paddingtonReleased: 2014
Director: Paul King
Starring: Hugh Bonneville, Nicole Kidman, Ben Whishaw, Sally Hawkins

Fabulous and faithful adaptation of a favourite bear


As a little girl my favourite bear was Michael Bond’s Paddington, the good-mannered bear from Darkest Peru. None of your Rupert with his weird trousers or Winnie the Pooh and his gang of freaky friends for me; it was always Paddington. When I love a book (or in this case character) the thought of a film adaptation is pretty scary. What if they make a mess of it and destroy all my happy memories? That was my big concern when Paddington was announced. Thankfully though Heyday Films and director Paul King have made a film that will satisfy the adult fans of Paddington and delight the new younger fans of the adorable bear.

When an earthquake destroys Paddington’s idyllic home in the Peruvian jungle, killing his beloved Uncle Pastuzo and sending Aunt Lucy into a Home for Retired Bears, the small bear decides to stowaway to London. Here he meets the Brown family who reluctantly take him into their home and faces a deadly threat from evil taxidermist Millicent who is desperate to add Paddington to her collection.

I adored Paddington, I fell in love with the film almost as soon as it started. Ben Whishaw is just perfect as the voice of Paddington. Sweet and young, but quite determined when necessary. Paddington may be an innocent but he’s not a baby and he’s not a wimp (as evidenced by his Hard Stare). I can’t imagine that original voice Colin Firth would have been anywhere near as impressive and it’s to his (and King’s) credit that he stepped away from the project when he did.

The cast is chock-full of the best of British acting talent. Hugh Bonneville and Sally Hawkins are fabulous as the seemingly ill-matched Henry and Mary Brown and lots of famous faces crop up throughout the film – Peter Capaldi as the grumpy neighbour Mr Curry, Julie Walters as the multi-talented Mrs Bird and Jim Broadbent as Mr Gruber, a refugee from the Nazis who arrived on the Kindertransport. Nicole Kidman (the only non-Brit in the cast) is excellent as the Cruella DeVil pantomime baddie who harbours violent intentions towards Paddington. I could just about forgive her for Grace of Monaco.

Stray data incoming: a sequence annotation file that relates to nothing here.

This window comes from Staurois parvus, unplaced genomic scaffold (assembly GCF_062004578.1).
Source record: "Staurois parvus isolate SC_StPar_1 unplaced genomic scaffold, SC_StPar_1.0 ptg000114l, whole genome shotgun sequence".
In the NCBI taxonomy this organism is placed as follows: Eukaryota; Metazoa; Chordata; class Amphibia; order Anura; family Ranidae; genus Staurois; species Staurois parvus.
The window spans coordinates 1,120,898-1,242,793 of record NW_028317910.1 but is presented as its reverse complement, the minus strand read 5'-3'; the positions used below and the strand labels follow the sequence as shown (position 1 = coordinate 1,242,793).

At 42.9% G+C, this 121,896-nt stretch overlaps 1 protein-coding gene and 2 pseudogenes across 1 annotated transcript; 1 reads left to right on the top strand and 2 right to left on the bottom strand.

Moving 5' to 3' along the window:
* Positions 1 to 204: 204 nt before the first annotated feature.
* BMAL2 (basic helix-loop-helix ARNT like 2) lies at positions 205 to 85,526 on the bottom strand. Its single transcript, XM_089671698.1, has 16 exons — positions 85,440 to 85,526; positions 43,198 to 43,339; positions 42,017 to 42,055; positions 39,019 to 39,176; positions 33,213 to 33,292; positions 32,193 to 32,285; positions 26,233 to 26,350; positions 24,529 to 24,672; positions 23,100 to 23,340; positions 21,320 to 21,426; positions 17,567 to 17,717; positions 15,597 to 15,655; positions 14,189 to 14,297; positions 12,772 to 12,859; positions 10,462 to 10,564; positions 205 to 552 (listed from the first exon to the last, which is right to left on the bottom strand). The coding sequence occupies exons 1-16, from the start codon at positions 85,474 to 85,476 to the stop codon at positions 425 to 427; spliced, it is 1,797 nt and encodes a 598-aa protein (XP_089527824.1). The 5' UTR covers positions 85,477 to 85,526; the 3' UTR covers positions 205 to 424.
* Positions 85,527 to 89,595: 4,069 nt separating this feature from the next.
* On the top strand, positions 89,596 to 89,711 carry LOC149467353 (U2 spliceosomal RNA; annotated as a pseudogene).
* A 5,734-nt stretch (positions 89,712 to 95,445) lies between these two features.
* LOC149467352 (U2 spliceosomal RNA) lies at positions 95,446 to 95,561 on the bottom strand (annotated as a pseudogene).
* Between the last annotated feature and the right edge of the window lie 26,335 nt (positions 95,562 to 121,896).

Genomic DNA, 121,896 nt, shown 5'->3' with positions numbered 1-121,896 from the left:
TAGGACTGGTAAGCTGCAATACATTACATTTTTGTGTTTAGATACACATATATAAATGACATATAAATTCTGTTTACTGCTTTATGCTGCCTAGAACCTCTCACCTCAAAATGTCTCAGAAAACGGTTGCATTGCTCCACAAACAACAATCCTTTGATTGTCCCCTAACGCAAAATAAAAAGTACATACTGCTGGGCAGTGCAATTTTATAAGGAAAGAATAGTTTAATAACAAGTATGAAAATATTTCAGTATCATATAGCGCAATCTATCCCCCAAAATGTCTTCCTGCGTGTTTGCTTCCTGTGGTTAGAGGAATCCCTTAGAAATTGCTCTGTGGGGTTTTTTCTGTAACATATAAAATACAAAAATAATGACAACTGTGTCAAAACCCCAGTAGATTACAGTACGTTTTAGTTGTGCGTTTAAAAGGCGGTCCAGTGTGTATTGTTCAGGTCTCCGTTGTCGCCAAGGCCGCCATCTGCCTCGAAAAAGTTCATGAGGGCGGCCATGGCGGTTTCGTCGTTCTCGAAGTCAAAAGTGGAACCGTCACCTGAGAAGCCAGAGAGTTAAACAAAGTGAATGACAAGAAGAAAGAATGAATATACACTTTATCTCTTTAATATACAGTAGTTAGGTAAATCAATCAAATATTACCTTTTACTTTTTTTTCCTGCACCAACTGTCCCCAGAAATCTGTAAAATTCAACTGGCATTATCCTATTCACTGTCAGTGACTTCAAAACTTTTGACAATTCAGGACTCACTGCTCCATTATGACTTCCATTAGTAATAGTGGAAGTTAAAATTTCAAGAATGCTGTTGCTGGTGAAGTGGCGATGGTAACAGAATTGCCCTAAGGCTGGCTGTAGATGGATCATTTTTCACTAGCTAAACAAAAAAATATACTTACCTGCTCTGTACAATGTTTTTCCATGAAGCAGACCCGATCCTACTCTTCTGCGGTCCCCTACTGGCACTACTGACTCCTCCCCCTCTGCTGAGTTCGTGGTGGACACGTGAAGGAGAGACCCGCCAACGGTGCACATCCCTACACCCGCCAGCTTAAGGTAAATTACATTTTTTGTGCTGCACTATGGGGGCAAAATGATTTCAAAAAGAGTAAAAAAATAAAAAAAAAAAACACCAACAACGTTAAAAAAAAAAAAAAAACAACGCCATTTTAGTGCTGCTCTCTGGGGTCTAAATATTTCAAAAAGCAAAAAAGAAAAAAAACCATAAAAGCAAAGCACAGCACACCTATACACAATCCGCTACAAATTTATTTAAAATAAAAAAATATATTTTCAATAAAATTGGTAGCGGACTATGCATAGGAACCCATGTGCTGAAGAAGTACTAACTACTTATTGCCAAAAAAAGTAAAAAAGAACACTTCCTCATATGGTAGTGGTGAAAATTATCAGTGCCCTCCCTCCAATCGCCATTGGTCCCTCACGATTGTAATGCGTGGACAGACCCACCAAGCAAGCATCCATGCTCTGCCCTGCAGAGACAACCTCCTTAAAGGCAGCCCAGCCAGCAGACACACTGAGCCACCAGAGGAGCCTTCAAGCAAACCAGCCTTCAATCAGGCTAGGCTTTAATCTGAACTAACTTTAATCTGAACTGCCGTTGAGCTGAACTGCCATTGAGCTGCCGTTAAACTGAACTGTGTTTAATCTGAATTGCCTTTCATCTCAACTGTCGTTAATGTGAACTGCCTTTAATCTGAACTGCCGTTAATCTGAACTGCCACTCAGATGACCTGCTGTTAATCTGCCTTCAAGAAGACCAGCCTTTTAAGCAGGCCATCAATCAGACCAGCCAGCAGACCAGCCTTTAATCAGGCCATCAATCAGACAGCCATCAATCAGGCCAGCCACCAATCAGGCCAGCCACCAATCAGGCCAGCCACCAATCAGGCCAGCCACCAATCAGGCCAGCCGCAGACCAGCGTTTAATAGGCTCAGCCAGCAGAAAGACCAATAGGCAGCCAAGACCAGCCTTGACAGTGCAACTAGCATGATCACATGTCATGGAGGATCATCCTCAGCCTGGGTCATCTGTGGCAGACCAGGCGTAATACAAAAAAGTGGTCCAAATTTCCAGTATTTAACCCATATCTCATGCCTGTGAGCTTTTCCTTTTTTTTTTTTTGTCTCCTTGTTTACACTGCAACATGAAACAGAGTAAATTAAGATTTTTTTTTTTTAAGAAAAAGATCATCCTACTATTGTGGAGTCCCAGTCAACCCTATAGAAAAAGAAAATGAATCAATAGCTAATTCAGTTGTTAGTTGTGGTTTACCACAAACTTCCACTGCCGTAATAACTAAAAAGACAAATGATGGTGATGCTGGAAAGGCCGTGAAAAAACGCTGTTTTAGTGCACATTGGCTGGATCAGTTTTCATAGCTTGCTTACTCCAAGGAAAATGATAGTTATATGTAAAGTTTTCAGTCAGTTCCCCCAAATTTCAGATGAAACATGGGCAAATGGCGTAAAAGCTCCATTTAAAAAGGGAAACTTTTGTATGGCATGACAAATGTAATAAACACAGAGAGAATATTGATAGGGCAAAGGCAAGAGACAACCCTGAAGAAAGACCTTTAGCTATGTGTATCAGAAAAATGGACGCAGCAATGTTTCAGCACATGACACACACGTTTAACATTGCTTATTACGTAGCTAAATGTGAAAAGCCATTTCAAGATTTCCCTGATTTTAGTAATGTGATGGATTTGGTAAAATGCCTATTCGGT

There are a couple of moments which will be genuinely scary for little children, the initial earthquake and Paddington’s “Mission Impossible” climb are both times where a comforting cuddle for little ones (and almost 40 year old ones) would be welcome.

I cried a couple of times – Aunt Lucy’s initial speech about how welcoming Britain was to refugees was utterly moving and hit right to the heart of why Paddington came into being. The calypso band appearances add a little touch of the Caribbean to this very English tale.

I am delighted that such a wonderful film version of this much loved childhood hero was created. It’s already found a place in my heart and I’ll be rewatching for a long time.

If you enjoyed this post, please consider leaving a comment or subscribing to the RSS feed to have future articles delivered to your feed reader.

Speak Your Mind